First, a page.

RICHARD A. KING WILDLIFE PHOTOGRAPHY 
The Hawks Of Barnegat Bay


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CLICK ON THE LINK BELOW TO BETTER ID THESE 2 HAWKS
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Barnegat Bay Sky Hunters

CLICK BELOW FOR SOME OF MY BEST SHOTS
TAKEN OVER 13 YRS. OF A SINGLE GROUP
OF NORTHERN HARRIERS 



The Northern Harriers (Circus cyaneus)
The true raptor of the Barnegat Bay  


#1 The Northern Harrier (Circus cyaneus) Juv. female
#2 The Osprey (Pandion haliaetus) male
 Though the Marsh Hawk and Osprey are the most common raptors of the Barnegat Bay and Estuary, spending a full season to nest, many other hawks are also accommodated here.   The photos below are some of those species. 

#3 The Red-Tailed Hawk (Buteo jamaicensis)
Though common on much of the inland estuary, they're only rarely seen on the east side of the Bay, probably due to a dislike of crossing large bodies of water.  This photo was taken in the late fall during migration. Like other  shots on this page it was an exciting bonus of the techniques I used for the marsh hawks. 
Rough-Leg Hawk(Buteo lagopus)
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Winter Raptor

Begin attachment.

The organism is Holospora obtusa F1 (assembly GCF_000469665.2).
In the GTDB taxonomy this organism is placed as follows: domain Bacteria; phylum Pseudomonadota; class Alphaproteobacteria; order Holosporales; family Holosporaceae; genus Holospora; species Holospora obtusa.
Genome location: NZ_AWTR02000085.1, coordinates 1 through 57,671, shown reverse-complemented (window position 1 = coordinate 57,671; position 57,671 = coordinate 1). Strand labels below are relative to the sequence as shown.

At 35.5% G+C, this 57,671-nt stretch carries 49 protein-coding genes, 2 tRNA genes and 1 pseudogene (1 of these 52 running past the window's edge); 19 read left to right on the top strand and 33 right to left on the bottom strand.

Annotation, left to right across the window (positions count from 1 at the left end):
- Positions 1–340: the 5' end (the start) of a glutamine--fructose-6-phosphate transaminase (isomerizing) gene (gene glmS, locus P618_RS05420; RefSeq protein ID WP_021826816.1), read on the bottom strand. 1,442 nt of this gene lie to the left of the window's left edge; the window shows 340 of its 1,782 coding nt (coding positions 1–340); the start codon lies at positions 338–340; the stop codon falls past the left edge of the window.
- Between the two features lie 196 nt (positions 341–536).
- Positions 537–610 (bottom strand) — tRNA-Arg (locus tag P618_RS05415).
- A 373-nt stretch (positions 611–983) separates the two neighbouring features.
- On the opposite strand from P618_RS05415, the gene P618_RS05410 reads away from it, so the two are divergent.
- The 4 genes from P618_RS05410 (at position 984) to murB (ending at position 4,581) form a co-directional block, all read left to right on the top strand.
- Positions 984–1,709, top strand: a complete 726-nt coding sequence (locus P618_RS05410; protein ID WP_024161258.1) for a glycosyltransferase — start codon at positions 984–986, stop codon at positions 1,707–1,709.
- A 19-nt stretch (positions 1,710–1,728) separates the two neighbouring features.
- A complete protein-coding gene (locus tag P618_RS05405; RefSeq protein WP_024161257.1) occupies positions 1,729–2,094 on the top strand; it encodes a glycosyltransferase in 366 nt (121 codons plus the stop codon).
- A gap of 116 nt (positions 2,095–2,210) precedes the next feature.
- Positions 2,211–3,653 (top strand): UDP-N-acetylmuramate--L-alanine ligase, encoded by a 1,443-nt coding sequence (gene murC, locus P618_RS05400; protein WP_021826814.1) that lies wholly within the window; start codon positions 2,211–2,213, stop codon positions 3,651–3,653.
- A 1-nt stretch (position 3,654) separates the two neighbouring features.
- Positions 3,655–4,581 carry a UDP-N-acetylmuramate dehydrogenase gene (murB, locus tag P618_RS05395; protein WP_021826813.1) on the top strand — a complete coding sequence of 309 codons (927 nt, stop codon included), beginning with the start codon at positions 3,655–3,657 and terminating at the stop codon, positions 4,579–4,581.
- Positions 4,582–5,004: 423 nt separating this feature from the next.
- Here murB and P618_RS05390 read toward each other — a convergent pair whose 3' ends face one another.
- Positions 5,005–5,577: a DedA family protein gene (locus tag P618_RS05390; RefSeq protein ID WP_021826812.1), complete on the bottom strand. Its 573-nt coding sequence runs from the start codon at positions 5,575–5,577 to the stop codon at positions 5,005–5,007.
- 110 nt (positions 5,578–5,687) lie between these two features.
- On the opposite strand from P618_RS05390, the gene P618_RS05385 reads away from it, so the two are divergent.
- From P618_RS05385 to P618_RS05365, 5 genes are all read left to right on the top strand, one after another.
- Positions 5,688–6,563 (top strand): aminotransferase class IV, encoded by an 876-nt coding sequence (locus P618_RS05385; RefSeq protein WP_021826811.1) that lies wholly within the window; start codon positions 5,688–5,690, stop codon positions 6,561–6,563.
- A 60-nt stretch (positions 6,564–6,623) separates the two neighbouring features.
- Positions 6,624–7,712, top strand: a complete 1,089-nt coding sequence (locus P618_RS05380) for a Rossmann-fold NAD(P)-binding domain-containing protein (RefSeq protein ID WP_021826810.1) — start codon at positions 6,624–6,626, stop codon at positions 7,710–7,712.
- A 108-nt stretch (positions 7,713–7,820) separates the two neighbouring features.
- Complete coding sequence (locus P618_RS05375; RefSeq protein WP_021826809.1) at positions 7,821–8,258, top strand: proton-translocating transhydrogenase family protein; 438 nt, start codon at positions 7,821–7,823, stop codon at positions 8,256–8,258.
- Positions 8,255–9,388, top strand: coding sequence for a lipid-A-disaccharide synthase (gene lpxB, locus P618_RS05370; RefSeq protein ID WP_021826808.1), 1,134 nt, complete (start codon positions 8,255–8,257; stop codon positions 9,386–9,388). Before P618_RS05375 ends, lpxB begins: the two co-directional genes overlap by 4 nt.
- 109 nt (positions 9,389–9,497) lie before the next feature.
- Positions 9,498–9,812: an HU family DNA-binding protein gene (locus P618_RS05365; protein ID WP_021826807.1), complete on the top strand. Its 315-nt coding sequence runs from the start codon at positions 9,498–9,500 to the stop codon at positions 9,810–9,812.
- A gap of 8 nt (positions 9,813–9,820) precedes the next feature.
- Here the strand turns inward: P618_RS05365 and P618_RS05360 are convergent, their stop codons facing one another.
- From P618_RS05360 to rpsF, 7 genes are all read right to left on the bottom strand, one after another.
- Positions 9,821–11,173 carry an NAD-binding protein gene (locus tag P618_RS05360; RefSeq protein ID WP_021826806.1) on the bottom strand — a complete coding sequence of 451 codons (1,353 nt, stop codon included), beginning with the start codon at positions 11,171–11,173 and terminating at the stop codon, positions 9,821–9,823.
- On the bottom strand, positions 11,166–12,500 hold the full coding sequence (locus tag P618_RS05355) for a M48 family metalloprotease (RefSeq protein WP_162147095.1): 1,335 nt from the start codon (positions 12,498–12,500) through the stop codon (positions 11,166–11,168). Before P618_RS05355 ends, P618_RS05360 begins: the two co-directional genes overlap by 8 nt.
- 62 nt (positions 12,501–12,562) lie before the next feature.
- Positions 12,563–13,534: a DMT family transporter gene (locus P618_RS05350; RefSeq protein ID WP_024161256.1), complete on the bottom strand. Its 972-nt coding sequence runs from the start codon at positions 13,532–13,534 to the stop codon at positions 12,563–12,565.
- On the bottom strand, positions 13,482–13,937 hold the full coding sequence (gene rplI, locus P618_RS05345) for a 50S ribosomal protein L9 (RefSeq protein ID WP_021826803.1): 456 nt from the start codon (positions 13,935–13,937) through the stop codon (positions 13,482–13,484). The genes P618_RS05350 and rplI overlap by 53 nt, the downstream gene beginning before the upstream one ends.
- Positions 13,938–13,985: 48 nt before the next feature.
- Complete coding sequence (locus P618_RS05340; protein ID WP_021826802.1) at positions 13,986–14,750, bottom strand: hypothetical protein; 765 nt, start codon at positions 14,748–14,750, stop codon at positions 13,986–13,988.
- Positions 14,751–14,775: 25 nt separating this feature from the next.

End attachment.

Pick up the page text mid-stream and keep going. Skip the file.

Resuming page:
Cooper's Hawk (Accipter cooperii)
Coopers Hawk( Accipiter cooperii) Juv.
All the white slashes on both these Coopersshow them both to be juveniles.  Both were shot  in a small marsh pond in Oct. while attempting to prey on the plentiful Myrtle Warbler populations.
  
# 7 Sharpshin Hawks ( Accipiter striatus ) Adult
 

# 10 Merlin Falcon (Falco columbarius)
At about the same size as the Sharpshin hawk, it can usually be told apart by the mask on its face.  
# 11 Merlin Falcon (Falco columbarius)
Both these individuals had the same MO as the sharpshins : preying on migrating warblers in the same marsh pond.  
Peregrin Falcon (Falco peregrinus)
At 13" to 23", the Peregrin Falcon has the similar sexual dimorphism as foun in other birds of prey.  Being larger than the Merlyn Falcon can choose larger prey like shore birds which,  like all Falcons, it takes on the wing.  

 Photos, Note Cards and Greeting Cards

of the
Barnegat Bay
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